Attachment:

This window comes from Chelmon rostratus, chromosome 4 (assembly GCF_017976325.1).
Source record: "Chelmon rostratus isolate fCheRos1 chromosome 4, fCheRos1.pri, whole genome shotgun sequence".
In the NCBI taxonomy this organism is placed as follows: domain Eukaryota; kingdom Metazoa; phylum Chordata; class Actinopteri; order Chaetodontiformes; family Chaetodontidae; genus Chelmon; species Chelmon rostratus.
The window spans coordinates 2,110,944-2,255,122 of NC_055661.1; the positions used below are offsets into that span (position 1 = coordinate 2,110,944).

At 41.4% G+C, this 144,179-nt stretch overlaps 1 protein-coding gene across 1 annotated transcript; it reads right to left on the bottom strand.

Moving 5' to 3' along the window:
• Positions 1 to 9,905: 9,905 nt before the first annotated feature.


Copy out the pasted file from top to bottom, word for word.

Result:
This window comes from Chelmon rostratus, chromosome 4 (assembly GCF_017976325.1).
Source record: "Chelmon rostratus isolate fCheRos1 chromosome 4, fCheRos1.pri, whole genome shotgun sequence".
In the NCBI taxonomy this organism is placed as follows: domain Eukaryota; kingdom Metazoa; phylum Chordata; class Actinopteri; order Chaetodontiformes; family Chaetodontidae; genus Chelmon; species Chelmon rostratus.
The window spans coordinates 2,110,944-2,255,122 of NC_055661.1; the positions used below are offsets into that span (position 1 = coordinate 2,110,944).

At 41.4% G+C, this 144,179-nt stretch overlaps 1 protein-coding gene across 1 annotated transcript; it reads right to left on the bottom strand.

Moving 5' to 3' along the window:
• Positions 1 to 9,905: 9,905 nt before the first annotated feature.